Missal Moments VIII – restoring an enriching ambiguity

One change in the Missal that has seems to have escaped notice is the endings to the prayers of the proper of the Mass (ie the collect, the offertory, the post-communion).

Previously, these prayers ended “We make this prayer through our Lord Jesus Christ, your Son, who…” etc, or “We make this prayer through Christ our Lord”. Now the respective endings are “Through our Lord Jesus Christ, you Son, who…” or “Through Christ our Lord”. The we make this prayer has been cut.

The simple reason is that this phrase is not in the original Latin of the Missal, nor has it ever been in the Latin of any Roman Missal to the best of my knowledge. It appeared in the post-conciliar English translation, no doubt to smooth the transition from the body of the prayer to its concluding formula. Interestingly, in more than one place I have heard priests recite the body from the new Missal, and then re-insert we make this prayer into the conclusion. It seems they cannot bring themselves to make the adjustment to the seemingly stark Latinate conclusion.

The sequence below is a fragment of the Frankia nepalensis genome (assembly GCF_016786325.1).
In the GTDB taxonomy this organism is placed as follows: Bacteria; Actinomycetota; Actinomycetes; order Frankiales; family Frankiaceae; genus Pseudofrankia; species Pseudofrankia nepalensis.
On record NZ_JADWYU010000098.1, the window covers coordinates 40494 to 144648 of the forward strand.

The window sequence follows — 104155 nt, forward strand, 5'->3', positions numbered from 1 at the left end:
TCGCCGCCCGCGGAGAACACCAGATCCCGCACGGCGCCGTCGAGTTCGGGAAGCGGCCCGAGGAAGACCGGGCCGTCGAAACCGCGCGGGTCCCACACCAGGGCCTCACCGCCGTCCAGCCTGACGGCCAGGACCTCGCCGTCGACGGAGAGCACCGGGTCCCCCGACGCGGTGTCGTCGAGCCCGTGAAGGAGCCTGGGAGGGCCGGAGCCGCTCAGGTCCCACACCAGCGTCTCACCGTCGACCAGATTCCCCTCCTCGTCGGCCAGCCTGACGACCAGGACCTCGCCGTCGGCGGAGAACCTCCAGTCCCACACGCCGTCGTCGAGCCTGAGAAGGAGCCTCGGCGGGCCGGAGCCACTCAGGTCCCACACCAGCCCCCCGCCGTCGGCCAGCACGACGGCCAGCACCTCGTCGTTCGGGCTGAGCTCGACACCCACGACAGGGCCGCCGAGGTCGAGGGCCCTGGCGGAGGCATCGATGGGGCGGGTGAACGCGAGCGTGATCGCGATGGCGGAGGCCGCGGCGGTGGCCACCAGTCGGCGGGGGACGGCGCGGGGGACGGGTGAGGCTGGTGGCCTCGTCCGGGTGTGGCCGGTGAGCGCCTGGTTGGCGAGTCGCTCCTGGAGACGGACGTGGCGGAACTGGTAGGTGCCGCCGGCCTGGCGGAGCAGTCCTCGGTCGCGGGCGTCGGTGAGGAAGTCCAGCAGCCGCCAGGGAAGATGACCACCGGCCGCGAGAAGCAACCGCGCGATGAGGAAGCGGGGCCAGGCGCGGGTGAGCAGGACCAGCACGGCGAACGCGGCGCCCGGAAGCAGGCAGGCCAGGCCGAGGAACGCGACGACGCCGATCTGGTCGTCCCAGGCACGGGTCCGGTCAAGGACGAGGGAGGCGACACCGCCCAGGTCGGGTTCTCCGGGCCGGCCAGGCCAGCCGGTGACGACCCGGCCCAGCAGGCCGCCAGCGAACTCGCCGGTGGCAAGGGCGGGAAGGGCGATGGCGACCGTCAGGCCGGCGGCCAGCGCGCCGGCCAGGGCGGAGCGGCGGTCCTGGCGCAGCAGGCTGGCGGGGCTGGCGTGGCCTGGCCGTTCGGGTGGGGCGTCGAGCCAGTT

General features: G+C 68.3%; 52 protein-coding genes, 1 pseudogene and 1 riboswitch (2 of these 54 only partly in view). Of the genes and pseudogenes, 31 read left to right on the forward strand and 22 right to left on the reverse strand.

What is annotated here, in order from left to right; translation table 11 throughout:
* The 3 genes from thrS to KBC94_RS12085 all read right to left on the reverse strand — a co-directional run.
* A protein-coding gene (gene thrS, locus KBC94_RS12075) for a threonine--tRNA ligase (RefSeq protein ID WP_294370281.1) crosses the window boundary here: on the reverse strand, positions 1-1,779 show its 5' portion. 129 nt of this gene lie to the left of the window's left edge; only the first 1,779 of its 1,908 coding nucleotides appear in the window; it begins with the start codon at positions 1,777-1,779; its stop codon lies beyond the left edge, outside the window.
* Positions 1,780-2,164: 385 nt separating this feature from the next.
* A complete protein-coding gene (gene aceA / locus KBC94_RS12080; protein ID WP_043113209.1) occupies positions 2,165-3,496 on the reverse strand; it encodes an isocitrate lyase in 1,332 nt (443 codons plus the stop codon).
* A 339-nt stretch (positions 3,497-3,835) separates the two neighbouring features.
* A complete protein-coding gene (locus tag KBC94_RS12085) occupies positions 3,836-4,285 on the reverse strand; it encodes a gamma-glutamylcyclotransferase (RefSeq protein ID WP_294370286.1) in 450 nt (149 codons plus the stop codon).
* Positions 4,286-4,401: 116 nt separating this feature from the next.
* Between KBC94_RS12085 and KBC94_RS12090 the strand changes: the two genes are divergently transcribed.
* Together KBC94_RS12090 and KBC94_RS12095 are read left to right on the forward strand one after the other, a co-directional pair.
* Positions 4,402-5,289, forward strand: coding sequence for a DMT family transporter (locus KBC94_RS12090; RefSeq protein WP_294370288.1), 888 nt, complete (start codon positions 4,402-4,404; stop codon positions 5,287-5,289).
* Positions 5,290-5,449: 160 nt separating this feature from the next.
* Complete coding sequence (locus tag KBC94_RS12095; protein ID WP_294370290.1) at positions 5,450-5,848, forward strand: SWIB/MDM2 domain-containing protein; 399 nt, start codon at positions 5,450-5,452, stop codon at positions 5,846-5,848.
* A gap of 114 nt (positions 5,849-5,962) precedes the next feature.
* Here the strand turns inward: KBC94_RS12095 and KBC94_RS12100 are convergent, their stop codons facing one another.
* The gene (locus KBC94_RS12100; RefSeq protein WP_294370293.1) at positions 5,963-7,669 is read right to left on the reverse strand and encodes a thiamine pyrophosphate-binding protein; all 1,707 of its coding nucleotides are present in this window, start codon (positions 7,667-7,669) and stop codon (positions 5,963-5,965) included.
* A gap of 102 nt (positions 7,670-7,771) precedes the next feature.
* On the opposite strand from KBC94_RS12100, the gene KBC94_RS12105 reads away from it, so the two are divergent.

Now it is not something to lose sleep over, but I do think that literally translating the Latin concluding formula, Per Dominum nostrum Jesum Christum, filium tuum, qui… etc, and so omitting the supplied transitional phrase, is vastly to be preferred. Why?

Whether it is intended or not, there is in the new, more literal formula a fruitful ambiguity. One half of it is made clear by the now-obsolete expanded conclusion: the prayers we make to God are through the Son. He is the Mediator between God and his people. Yet mediation is a two-way street: the graces God gives in answer to the prayers of his people are likewise mediated through Christ. The now-obsolete formula excluded this rich ambiguity, and to our impoverishment. The new Missal allows the ambiguity to be heard, and to our enrichment.

An example is always helpful – a random choice. Let us take the post-communion prayer for the 14th Sunday in Ordinary Time: